Edmund Hill shows that the “sacramental” sense of the Catholic Church leader is actually one in which the priest represents or stands for, the idea of the whole Christian community, ordered or arranged so as to be the one expression of the Jesus-sign or Christ-sacrament.

We can now look more closely at his analysis of authority in the Church. He contrasts two models of authority, termed magisterial papalism and ministerial collegiality.

Magisterial Papalism
Under this concept of ecclesial authority the pope enjoys fullness of authority, and the bishops may very well be thought of as “the Holy Father’s representative”, for example, in Durban. The church is governed as if the Pope is like this, with the assistance of the curia/court, in which he appoints all bishops. He is an absolute monarch.

The “magisterium” and “hierarchy” are key terms. But “hierarch” means “high priest”. The idea is that our Lord made the church like this. The authority to govern and to teach (“magister”).
Sacerdotalism and clericalism are characteristic of this view. Sacred means apartness, i.e in the service of God. [We can see the Reformers noting that the clerical class seems to contribute nothing, among professionals. Or at least there seems to be a problem to the extent to which society becomes humanized, where it is that the “affirmation of ordinary life” – work, marriage - becomes prominent.]

Ministerial Collegialism
Under this conception, the Church is seen as a Church of Churches, not one uniform society divided into administrative units (= dioceses). Rather we have the Church of Corinth, the Church of Rome, and so on, united by a common faith and hope under the generous moderating influence of the Church of Rome. Governance requires mostly what are known today as Bishops’ Conferences.

Churches are “brotherhoods” – here church authority is important but purely functional, not sacred: there is no ecclesia docens and ecclesia discerns. Rather, as Hill says: “Teaching involves, means, implies, arguing, questioning, disagreeing, criticizing, being convinced, being criticized, learning.” (p.8)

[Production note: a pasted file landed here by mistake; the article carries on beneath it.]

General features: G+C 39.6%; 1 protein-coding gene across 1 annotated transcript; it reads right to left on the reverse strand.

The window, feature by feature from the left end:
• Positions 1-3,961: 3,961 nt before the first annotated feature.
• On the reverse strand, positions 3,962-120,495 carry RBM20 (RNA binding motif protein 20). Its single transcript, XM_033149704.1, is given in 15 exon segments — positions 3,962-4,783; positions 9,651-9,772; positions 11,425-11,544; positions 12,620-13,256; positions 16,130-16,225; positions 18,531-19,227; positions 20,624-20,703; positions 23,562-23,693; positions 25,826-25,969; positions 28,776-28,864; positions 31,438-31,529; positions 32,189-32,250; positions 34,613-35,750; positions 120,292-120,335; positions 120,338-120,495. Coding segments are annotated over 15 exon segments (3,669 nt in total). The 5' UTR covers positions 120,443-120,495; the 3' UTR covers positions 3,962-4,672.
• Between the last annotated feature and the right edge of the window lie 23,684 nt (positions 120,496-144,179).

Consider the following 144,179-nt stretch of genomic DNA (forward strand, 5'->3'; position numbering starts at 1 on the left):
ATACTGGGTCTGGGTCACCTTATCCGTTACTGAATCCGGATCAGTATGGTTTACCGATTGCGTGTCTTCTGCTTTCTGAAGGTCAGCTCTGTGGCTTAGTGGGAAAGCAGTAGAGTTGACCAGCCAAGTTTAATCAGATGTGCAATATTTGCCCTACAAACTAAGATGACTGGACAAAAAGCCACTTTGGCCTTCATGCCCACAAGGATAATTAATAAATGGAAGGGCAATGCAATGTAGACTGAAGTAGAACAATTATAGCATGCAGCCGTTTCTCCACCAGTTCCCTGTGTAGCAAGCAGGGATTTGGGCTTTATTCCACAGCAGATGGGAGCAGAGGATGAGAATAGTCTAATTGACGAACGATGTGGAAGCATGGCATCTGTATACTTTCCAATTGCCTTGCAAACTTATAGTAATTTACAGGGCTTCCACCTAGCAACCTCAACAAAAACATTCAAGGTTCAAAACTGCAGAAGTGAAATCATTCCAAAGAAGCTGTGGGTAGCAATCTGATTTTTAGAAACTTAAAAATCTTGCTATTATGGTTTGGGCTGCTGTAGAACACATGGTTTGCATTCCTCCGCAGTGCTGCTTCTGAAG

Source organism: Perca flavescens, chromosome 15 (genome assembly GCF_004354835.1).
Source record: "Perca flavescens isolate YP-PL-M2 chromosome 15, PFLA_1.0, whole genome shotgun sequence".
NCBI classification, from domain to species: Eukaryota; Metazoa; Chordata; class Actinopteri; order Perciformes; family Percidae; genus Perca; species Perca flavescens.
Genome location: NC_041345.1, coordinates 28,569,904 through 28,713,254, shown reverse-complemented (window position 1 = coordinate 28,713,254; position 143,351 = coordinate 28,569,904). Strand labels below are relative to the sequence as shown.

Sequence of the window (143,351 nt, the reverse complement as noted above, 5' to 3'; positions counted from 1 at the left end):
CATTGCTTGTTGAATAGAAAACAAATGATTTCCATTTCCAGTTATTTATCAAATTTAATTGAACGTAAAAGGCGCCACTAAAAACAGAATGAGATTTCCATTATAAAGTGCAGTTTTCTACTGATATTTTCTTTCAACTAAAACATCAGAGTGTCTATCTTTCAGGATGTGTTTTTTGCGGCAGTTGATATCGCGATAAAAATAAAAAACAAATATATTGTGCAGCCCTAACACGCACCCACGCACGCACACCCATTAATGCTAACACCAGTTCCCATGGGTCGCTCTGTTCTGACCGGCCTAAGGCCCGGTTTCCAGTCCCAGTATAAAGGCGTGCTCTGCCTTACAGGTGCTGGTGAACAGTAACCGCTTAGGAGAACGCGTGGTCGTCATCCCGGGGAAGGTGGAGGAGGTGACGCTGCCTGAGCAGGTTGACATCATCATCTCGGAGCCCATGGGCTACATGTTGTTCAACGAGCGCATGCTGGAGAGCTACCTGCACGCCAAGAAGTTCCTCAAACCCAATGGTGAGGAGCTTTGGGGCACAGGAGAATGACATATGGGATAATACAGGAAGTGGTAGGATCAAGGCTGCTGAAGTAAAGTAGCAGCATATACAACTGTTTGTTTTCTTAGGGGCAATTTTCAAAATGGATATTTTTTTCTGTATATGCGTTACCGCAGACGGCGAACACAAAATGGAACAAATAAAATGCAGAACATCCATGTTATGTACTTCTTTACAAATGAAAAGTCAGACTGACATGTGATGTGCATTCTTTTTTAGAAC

Authority is seen as service. This means people should be able to choose their servants – as Anglicans choose their bishops for example. And everyone must be involved in legislating, on the principle that if it effects you, you should be consulted.

There is no doubt which version is the more authentic – we can see this by looking at: the NT evidence; church history; the notion of the ordained ministry; and the two encyclicals, Pastor Aeternus (1870) from Vat I, and Lumen Gentium (1962) from Vat II.
  1. The NT evidence.

    This is crucial to the argument. However I want to leave his discussion of this, at the moment: ironically, the familiarity to us of the material makes it more difficult to see the implications for our current understanding of authority in the church. As Catholics are well aware, just because it’s not in the NT does not imply that it can’t be part of the essence of our faith.

  1. History of the Church

    From 325 the Constantine Period. Here the danger arose of Christianity becoming simply a civil religion of the Roman Empire. Eusebius, Life of Constantine, treats him as the 13th apostle.

      There was a loss of the fund of authority enjoyed by all the faithful:

a)      The church came to be seen as a single universal institution, and so ordinary   people had more difficulty in being heard, unless this was going to be structured in.

b)      The clergy were regarded as sacred persons, and conversely, the laity as profane (for example, loss of the privilege of being able to teach).

c)      The clergy were keen to limit the authority of the state (i.e. of the lay) functionaries: so only the clergy could ensure the Church’s liberty. (Note a similar situation in Poland under Soviet Communist Rule.)

The period 888-1049 was a period of the degradation of the Roman church. When this was eventually restored, the Roman church found itself simply head of the Latin church, no longer concerned with the Eastern Church.